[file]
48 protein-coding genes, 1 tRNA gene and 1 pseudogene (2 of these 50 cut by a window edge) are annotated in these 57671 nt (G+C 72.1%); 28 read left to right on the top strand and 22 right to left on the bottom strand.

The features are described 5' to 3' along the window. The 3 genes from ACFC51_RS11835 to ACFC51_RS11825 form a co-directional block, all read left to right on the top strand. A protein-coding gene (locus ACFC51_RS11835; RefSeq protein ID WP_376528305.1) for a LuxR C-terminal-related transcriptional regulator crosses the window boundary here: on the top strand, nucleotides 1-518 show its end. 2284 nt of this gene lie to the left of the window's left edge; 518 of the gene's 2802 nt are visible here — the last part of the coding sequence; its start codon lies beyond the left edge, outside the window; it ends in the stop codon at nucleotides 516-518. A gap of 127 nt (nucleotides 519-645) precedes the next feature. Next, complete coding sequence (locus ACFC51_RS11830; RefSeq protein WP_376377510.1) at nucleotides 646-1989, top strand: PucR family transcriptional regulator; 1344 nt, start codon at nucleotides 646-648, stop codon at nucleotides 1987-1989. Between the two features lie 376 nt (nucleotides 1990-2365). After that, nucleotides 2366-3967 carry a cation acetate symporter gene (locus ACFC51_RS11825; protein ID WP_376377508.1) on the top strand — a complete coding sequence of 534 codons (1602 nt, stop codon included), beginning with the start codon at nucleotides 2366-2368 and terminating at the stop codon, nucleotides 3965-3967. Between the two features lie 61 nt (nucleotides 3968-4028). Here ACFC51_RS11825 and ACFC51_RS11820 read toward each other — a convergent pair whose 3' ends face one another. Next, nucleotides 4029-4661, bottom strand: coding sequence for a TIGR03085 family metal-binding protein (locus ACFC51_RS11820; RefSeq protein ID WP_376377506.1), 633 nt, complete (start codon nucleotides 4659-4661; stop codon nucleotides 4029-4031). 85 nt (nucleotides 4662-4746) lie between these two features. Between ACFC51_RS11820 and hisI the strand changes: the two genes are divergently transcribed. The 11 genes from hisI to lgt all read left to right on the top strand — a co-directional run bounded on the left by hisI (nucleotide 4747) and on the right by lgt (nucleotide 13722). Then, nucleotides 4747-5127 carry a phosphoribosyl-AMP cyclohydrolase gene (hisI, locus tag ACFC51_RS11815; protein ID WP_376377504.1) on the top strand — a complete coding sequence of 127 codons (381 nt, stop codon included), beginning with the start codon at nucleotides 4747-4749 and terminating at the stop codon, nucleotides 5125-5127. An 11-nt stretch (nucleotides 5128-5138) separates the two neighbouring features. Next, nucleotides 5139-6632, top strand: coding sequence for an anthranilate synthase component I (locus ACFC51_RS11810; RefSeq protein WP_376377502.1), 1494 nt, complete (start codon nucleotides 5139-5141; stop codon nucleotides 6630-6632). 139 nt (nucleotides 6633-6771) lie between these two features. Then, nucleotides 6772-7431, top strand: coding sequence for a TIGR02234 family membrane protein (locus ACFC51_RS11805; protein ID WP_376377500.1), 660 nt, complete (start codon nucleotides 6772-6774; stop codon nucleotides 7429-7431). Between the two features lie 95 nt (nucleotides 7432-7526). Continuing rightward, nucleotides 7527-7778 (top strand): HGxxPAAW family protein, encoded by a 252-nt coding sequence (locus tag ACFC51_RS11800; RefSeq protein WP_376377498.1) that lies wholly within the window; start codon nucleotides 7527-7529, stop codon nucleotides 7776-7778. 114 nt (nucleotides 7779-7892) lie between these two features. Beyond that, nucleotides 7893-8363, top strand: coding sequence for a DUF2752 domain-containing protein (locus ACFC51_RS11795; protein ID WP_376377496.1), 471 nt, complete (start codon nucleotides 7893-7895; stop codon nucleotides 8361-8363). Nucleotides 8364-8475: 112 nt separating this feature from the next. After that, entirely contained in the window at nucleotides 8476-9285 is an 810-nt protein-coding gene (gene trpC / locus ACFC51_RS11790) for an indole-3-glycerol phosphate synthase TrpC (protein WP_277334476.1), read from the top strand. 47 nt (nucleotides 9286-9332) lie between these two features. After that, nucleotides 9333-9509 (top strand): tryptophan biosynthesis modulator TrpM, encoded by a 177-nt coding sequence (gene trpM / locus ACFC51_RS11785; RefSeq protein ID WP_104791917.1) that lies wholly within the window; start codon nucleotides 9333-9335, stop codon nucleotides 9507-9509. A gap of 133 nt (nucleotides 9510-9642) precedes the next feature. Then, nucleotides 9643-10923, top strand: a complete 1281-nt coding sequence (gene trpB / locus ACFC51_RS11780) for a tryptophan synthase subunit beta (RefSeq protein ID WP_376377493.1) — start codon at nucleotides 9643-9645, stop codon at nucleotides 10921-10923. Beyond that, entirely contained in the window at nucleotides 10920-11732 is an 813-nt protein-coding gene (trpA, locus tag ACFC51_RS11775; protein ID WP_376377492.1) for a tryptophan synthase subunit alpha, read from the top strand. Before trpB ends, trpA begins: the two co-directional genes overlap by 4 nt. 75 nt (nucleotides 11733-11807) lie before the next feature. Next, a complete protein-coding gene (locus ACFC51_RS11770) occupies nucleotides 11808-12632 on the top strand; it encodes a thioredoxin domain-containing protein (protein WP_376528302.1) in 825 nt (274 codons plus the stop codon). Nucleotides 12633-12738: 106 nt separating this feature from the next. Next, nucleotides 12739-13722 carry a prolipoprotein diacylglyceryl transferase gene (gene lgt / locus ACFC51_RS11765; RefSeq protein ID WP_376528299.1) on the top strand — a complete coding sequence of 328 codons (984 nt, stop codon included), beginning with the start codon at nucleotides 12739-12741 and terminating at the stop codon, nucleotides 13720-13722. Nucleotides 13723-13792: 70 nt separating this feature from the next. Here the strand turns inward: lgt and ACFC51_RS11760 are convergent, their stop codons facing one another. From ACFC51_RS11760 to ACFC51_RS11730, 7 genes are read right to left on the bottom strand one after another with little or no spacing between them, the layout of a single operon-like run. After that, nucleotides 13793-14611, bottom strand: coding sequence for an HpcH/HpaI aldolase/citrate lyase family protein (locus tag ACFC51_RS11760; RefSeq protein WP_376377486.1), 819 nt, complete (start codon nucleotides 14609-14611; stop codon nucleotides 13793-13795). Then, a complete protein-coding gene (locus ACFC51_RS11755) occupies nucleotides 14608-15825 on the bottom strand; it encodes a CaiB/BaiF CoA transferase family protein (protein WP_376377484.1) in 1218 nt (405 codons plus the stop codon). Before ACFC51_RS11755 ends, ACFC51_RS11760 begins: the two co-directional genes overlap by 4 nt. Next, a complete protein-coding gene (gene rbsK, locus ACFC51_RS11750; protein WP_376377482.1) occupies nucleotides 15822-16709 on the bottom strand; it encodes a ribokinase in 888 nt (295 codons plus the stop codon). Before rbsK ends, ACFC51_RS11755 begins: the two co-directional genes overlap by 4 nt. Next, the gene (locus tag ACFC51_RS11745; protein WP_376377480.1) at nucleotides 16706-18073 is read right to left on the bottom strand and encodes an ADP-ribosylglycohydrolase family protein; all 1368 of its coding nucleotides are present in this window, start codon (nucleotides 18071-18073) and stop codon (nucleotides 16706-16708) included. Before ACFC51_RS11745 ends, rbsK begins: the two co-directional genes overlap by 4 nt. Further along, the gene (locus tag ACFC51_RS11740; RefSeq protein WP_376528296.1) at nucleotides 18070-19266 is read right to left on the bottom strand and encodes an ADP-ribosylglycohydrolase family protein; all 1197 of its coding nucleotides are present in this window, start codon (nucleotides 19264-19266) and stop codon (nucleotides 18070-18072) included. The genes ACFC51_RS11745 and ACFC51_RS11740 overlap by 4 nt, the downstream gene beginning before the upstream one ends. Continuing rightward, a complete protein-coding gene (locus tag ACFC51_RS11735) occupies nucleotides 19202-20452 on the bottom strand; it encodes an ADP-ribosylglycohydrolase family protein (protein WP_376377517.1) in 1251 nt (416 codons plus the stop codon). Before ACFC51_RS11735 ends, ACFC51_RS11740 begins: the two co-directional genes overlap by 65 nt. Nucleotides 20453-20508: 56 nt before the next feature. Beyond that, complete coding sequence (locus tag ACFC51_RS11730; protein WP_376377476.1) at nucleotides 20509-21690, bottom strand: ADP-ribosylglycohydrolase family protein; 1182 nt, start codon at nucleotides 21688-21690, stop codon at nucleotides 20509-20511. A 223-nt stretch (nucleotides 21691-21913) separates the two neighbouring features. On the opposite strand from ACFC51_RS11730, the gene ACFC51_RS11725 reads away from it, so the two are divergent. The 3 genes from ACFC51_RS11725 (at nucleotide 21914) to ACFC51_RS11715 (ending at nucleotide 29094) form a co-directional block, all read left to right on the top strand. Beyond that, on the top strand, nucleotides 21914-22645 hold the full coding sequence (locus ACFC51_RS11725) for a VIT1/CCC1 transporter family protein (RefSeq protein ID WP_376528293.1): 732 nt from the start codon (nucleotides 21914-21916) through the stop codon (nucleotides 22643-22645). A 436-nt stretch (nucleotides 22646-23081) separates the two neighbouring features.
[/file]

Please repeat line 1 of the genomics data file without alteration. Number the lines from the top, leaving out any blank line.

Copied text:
48 protein-coding genes, 1 tRNA gene and 1 pseudogene (2 of these 50 cut by a window edge) are annotated in these 57671 nt (G+C 72.1%); 28 read left to right on the top strand and 22 right to left on the bottom strand.